Next up was my highlight, the Aspetar Hospital, billed as the first specialised orthopaedic and sports medicine hospital in the Gulf region. With experts drawn from all over the world, it contained equipment I did not even know existed, including an array of anti-gravity and underwater treadmills, as well as 25 two-person altitude rooms, enough space to house two football teams.
It is no wonder the facility is being used by an abundance of international talent, ranging from Bayern Munich during their winter break, to the Welsh Rugby team via Algerian and Ivory Coast football teams ahead of the FIFA World Cup earlier this year, not to mention leading athletes, including sprinter Justin Gatlin and Doha 2019 Ambassador, and two-time Olympic shot put champion Valerie Adams.
While a lot has been written about the large number of Qatari athletes who have been imported from elsewhere - something only too obvious during the athletics competition at the Asian Games - it was refreshing to see the focus on developing home-grown talent. At the Aspire Academy, every Qatari child between the ages of four and 12 is tested for their sporting potential, with an emphasis on nurturing the best talent rather than adopting a "survival of the fittest" approach.
"We don't have the numbers to adopt the Chinese or American approach, where if some don't make it, others take their place," said the facilities head Chris Earle, former director of sport at Loughborough University in England.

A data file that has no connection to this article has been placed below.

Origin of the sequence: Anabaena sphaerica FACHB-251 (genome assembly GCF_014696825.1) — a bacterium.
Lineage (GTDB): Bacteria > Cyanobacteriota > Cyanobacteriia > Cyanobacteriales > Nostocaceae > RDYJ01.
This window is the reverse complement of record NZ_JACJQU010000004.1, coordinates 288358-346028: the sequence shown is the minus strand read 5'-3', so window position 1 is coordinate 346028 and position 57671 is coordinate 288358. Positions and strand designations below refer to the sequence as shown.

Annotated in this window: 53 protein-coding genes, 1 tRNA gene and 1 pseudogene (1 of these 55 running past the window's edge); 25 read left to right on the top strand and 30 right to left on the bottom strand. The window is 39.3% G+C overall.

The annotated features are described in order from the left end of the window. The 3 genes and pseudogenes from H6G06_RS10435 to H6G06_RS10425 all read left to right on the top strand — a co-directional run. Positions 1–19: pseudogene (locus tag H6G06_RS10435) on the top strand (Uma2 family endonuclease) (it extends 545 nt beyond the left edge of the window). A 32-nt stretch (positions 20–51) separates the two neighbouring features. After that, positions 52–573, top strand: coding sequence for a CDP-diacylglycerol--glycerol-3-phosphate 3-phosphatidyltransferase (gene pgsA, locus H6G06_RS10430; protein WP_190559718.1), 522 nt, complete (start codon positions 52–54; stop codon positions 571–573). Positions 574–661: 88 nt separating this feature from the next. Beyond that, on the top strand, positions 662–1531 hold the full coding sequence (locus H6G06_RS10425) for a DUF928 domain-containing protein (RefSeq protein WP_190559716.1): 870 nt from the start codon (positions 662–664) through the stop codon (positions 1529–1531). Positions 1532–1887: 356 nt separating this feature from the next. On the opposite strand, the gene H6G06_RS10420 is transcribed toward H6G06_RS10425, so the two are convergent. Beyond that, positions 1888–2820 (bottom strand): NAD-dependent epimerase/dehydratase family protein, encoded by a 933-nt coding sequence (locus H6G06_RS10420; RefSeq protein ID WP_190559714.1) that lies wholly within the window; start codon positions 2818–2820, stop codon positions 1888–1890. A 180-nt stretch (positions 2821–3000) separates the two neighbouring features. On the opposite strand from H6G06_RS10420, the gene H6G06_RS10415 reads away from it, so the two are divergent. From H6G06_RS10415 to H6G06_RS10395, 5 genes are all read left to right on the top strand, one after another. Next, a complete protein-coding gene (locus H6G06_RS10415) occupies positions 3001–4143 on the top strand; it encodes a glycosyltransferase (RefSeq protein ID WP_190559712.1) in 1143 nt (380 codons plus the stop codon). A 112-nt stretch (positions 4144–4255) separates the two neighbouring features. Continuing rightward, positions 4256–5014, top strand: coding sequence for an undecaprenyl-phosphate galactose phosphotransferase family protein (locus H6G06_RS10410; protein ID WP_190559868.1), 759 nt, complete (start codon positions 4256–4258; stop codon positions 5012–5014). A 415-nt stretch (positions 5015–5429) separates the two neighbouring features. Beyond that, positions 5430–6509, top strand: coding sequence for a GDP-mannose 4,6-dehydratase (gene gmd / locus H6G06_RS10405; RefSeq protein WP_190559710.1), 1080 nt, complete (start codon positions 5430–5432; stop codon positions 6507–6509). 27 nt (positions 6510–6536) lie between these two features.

But what they do have is machines like a robot-like football training device which allows players to hone their ball control skills in a controlled environment. "There are only three of these in the world," we are told.
By this point, statements like this are becoming rather familiar and, by the next afternoon, when we travel around the Qatar National Convention Centre, where the IAAF Congress would be held alongside the Championships in 2019, anything else would come as a shock.
On a general level, the impression I am left with is one of huge efficiency and ambition, fuelled by vast investment and support.
I am sure an IAAF World Championships in Doha in 2019 or, dare I say it, a future Olympic Games, would be similarly successful. And given the effort they have put into it, they deserve every bit of success they get.
Nick Butler is a reporter for insidethegames. To follow him on Twitter click here.